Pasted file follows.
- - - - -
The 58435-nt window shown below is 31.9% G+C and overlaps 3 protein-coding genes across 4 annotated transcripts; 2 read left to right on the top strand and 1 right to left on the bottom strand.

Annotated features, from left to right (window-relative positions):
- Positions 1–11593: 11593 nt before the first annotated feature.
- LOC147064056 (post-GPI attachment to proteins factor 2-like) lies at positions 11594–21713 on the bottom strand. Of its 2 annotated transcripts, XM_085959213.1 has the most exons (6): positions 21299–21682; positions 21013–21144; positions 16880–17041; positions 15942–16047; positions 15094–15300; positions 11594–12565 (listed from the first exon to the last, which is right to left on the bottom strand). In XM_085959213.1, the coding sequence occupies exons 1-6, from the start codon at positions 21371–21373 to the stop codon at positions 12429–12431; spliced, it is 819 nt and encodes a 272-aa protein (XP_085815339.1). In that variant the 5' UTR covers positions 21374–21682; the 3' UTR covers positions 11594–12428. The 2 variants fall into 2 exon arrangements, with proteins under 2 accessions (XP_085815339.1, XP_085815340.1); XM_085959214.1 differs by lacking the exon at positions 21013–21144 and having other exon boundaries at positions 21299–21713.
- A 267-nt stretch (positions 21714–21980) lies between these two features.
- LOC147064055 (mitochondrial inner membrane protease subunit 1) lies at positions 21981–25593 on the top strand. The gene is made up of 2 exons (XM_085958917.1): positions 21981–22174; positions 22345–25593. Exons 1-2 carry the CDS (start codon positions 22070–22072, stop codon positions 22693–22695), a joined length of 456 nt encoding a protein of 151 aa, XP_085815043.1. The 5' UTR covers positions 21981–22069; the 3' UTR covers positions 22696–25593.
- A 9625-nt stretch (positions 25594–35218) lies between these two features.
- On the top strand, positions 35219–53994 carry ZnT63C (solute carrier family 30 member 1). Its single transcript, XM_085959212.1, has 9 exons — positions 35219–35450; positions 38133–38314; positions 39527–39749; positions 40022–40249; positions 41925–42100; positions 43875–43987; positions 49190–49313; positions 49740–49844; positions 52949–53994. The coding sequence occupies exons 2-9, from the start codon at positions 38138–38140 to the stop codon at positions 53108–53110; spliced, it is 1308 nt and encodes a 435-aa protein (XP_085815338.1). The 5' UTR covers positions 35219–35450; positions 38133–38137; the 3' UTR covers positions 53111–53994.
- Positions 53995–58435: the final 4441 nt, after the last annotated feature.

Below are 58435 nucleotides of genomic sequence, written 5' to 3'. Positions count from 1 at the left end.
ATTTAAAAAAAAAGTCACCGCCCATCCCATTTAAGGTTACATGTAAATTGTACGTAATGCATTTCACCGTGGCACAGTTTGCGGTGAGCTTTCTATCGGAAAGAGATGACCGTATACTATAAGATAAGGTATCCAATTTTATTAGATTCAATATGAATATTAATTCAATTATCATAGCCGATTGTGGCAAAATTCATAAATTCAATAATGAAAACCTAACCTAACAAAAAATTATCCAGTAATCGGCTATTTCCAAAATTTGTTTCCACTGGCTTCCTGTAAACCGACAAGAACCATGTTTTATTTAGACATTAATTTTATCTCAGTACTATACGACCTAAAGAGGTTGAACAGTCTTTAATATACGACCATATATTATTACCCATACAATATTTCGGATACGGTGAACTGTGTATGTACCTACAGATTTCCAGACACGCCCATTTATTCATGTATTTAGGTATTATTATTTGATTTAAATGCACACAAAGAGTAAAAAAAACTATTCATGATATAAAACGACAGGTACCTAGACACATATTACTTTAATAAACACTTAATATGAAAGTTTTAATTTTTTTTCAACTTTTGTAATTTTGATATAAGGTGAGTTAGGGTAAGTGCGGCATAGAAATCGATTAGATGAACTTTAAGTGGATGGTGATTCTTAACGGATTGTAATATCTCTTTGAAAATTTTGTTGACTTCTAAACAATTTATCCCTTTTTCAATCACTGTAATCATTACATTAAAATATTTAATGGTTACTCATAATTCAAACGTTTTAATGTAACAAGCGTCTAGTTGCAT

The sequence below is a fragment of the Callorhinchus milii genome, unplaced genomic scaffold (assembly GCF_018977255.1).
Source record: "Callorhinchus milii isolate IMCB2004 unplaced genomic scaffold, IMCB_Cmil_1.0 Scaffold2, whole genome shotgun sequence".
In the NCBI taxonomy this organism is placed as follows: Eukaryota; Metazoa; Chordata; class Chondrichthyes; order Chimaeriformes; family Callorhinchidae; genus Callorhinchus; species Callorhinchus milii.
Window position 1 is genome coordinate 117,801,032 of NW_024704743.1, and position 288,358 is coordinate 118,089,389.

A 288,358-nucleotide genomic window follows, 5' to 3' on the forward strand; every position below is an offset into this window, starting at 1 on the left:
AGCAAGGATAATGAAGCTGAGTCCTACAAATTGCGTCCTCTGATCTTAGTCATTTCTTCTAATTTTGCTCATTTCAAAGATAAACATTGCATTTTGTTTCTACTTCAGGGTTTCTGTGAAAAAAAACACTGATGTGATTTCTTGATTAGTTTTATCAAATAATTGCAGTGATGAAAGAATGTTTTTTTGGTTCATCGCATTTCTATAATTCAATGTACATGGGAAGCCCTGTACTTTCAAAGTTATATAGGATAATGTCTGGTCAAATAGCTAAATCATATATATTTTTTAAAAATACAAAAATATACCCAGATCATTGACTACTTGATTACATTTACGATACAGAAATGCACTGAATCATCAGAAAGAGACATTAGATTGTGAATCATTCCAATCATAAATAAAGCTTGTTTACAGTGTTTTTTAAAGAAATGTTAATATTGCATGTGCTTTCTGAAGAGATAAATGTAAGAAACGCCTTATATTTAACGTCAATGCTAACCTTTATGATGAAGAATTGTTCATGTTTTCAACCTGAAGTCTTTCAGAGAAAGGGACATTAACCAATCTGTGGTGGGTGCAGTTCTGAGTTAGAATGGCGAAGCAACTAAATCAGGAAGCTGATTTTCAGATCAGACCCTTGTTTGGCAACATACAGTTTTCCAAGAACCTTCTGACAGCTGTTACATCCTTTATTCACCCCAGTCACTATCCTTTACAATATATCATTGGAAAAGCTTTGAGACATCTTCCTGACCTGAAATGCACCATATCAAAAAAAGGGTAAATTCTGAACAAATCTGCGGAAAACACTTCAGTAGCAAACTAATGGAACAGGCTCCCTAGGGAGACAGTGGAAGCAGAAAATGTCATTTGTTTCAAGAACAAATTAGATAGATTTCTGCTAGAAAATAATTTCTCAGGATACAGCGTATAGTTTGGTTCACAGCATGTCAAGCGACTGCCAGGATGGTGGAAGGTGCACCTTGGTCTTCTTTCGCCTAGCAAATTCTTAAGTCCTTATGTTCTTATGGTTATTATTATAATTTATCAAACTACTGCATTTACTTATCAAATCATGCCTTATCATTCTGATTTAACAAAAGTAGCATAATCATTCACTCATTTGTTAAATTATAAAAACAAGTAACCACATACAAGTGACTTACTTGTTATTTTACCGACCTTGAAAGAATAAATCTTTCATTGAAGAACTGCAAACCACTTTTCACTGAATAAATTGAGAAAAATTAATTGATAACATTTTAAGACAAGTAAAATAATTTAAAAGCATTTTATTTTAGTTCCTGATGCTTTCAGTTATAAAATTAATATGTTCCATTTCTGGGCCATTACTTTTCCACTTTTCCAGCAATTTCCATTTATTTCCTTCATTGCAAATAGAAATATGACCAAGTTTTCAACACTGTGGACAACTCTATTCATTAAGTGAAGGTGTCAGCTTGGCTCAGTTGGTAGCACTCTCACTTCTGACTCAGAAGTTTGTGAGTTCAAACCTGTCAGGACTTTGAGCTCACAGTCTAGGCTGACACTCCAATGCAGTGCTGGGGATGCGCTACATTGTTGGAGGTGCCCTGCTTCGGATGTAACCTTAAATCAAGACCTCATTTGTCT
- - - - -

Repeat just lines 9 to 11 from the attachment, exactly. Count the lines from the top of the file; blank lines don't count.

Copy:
- Positions 53995–58435: the final 4441 nt, after the last annotated feature.

Below are 58435 nucleotides of genomic sequence, written 5' to 3'. Positions count from 1 at the left end.
ATTTAAAAAAAAAGTCACCGCCCATCCCATTTAAGGTTACATGTAAATTGTACGTAATGCATTTCACCGTGGCACAGTTTGCGGTGAGCTTTCTATCGGAAAGAGATGACCGTATACTATAAGATAAGGTATCCAATTTTATTAGATTCAATATGAATATTAATTCAATTATCATAGCCGATTGTGGCAAAATTCATAAATTCAATAATGAAAACCTAACCTAACAAAAAATTATCCAGTAATCGGCTATTTCCAAAATTTGTTTCCACTGGCTTCCTGTAAACCGACAAGAACCATGTTTTATTTAGACATTAATTTTATCTCAGTACTATACGACCTAAAGAGGTTGAACAGTCTTTAATATACGACCATATATTATTACCCATACAATATTTCGGATACGGTGAACTGTGTATGTACCTACAGATTTCCAGACACGCCCATTTATTCATGTATTTAGGTATTATTATTTGATTTAAATGCACACAAAGAGTAAAAAAAACTATTCATGATATAAAACGACAGGTACCTAGACACATATTACTTTAATAAACACTTAATATGAAAGTTTTAATTTTTTTTCAACTTTTGTAATTTTGATATAAGGTGAGTTAGGGTAAGTGCGGCATAGAAATCGATTAGATGAACTTTAAGTGGATGGTGATTCTTAACGGATTGTAATATCTCTTTGAAAATTTTGTTGACTTCTAAACAATTTATCCCTTTTTCAATCACTGTAATCATTACATTAAAATATTTAATGGTTACTCATAATTCAAACGTTTTAATGTAACAAGCGTCTAGTTGCAT